Tomato Basil Pizza

For my crust recipes, see this post.

The recipe is a knock-off of another recipe from my trusty Betty Crocker cookbook. I’ve been making pizza crusts from this cookbook for years, but I never looked at the opposite page at the Tomato Basil Pizza recipe.

My sister, Erin, introduced me to this gem of a recipe this past summer. I’ve made it several times since then. It’s super yummy!

Tomato Basil Pizza

  • 1 pizza crust
  • olive oil
  • 8oz. fresh mozzarella cheese
  • 1-2 tomatoes, sliced
  • dried basil
  • dried oregano
  • garlic powder
  • jalapenos, sliced (optional)

Toss mozzerella in the freezer 45 minutes prior to slicing to make the slicing easy on yourself. If you forget, no worries, it all melts anyway! Just slice it best you can.

Thinly slice mozerella cheese and tomatoes. Use a serrated knife on the tomatoes as that will bruise the tomato less than a regular knife.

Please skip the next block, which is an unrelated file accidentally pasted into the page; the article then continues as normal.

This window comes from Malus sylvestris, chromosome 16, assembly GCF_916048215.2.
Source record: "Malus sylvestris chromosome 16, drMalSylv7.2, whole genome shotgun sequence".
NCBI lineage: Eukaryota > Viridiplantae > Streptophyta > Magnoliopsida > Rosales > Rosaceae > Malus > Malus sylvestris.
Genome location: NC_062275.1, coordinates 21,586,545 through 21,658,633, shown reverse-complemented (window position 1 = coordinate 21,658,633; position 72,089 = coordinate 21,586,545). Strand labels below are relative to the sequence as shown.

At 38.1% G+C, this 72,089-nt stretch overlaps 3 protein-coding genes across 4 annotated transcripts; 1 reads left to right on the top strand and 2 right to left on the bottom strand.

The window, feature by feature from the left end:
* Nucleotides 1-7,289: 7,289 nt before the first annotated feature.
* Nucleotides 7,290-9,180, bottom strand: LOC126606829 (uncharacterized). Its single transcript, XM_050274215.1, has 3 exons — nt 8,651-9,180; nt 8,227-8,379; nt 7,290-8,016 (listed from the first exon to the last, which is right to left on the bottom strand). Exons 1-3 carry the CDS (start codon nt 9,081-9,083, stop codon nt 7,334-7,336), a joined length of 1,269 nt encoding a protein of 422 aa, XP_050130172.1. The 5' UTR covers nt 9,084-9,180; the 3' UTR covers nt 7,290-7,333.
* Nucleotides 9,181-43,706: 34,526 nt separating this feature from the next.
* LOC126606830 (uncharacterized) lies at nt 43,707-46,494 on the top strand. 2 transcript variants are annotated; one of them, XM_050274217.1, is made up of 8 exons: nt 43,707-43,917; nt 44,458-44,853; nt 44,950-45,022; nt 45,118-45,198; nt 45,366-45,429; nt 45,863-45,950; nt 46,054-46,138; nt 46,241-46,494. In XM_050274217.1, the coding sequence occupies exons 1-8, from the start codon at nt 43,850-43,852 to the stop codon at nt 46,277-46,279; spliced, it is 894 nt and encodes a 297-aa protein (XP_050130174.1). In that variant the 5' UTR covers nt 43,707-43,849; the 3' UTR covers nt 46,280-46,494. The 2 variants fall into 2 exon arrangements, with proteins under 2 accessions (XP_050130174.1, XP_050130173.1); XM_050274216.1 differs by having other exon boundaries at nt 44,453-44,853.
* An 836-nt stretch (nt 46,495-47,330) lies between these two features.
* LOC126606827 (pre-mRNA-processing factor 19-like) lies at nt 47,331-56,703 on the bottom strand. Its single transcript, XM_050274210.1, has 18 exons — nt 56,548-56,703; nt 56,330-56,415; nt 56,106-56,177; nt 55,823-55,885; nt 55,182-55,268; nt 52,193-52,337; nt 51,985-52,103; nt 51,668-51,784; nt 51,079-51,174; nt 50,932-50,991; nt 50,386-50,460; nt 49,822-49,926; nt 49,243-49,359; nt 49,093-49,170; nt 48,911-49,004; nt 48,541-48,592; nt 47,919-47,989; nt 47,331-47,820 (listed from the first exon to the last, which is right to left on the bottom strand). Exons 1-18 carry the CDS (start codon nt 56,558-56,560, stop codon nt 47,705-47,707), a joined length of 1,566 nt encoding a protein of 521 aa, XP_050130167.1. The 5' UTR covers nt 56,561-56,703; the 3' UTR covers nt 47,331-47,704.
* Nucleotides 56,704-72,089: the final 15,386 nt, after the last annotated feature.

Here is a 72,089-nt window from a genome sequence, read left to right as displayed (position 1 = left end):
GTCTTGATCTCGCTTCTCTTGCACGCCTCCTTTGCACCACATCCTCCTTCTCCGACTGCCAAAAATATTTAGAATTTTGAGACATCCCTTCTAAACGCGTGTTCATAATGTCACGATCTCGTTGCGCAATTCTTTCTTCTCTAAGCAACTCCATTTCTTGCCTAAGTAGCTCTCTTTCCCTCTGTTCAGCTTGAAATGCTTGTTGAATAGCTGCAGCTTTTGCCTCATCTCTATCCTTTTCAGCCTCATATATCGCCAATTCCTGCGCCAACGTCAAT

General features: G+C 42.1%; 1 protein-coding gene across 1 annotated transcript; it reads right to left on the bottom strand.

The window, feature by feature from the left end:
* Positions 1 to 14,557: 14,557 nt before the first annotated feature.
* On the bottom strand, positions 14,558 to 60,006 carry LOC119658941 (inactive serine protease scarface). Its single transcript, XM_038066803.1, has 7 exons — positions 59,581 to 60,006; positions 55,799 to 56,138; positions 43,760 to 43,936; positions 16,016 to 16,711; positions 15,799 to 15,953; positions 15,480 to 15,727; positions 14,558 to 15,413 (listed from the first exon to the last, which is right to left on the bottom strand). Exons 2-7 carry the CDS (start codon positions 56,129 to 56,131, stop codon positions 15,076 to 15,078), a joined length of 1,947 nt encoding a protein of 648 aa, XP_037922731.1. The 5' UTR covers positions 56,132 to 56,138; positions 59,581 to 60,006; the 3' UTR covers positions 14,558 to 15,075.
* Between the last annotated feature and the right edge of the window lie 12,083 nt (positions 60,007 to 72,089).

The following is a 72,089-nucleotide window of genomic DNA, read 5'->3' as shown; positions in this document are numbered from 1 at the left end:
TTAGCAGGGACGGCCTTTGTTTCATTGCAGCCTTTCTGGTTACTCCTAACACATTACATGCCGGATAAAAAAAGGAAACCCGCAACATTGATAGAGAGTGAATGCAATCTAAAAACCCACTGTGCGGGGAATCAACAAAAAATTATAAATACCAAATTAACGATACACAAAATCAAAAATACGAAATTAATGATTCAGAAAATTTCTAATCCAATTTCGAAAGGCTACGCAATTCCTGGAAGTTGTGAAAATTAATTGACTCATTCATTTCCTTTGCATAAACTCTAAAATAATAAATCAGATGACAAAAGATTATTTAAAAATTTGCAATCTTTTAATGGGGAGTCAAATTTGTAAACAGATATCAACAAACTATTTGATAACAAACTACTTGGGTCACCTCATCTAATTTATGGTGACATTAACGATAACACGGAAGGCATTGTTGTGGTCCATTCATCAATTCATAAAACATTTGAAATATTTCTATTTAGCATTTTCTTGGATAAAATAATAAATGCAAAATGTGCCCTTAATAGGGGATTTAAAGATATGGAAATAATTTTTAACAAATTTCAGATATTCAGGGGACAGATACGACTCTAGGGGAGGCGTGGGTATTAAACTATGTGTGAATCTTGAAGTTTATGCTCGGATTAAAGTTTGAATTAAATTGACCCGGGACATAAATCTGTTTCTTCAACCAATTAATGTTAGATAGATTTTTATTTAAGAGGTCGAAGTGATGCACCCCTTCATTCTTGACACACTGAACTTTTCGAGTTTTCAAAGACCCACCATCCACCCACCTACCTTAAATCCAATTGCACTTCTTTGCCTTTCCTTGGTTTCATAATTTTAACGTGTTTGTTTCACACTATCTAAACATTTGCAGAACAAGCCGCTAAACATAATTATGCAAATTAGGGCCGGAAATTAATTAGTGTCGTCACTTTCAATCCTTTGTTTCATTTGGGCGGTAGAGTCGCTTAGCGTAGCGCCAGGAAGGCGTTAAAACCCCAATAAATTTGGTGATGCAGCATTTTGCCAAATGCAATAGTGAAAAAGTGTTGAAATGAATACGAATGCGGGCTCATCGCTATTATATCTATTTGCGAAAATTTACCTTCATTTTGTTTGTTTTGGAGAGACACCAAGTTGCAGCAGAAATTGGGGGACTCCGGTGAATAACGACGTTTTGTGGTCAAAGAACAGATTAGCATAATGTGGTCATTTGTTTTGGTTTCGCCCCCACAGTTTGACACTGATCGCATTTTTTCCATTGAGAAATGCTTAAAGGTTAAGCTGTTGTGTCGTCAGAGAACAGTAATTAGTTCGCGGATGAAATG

Roll out crust on pizza stone or cookie sheet that has been generously coated with cornmeal.

Spread olive oil over crust, just enough to moisten the entire surface. Top with cheese slices and tomato slices. Sprinkle entire pizza with dried basil and oregano. Shake a small amount of garlic powder on the crust only (This will make the crust a treat to eat!).

Dan loves to add fresh jalapenos or serranos to just about every dish we eat. So we split the pizza in half: half with jalapenos and half with-out. This is optional, but Dan would vouch for its spicy deliciousness!

Bake at 425 (thin crust) or 375 (thick crust, pre-baked for 8 minutes) for 15-20 minutes or until crust is golden brown.

Mexican Pizza

For my pizza crust recipes, see this post.

I had a hankerin’ for tacos one night, but I didn’t have any tortillas. Dan suggested we make tacos into pizza, and voila, we had Mexican Pizza. I’m short on pictures for this post, but I think you can figure it out. Let me know if you have any questions.

Mexican Pizza

  • 1 pizza crust
  • olive oil
  • 1 can refried beans
  • 1 pound ground beef
  • taco seasoning (I used the bulk taco seasoning from McCormick)
  • Shredded Monteray-Jack cheese
  • frozen corn
  • 1 medium onion, thinly sliced
  • 2 tomatoes, diced
  • fresh cilantro
  • sour cream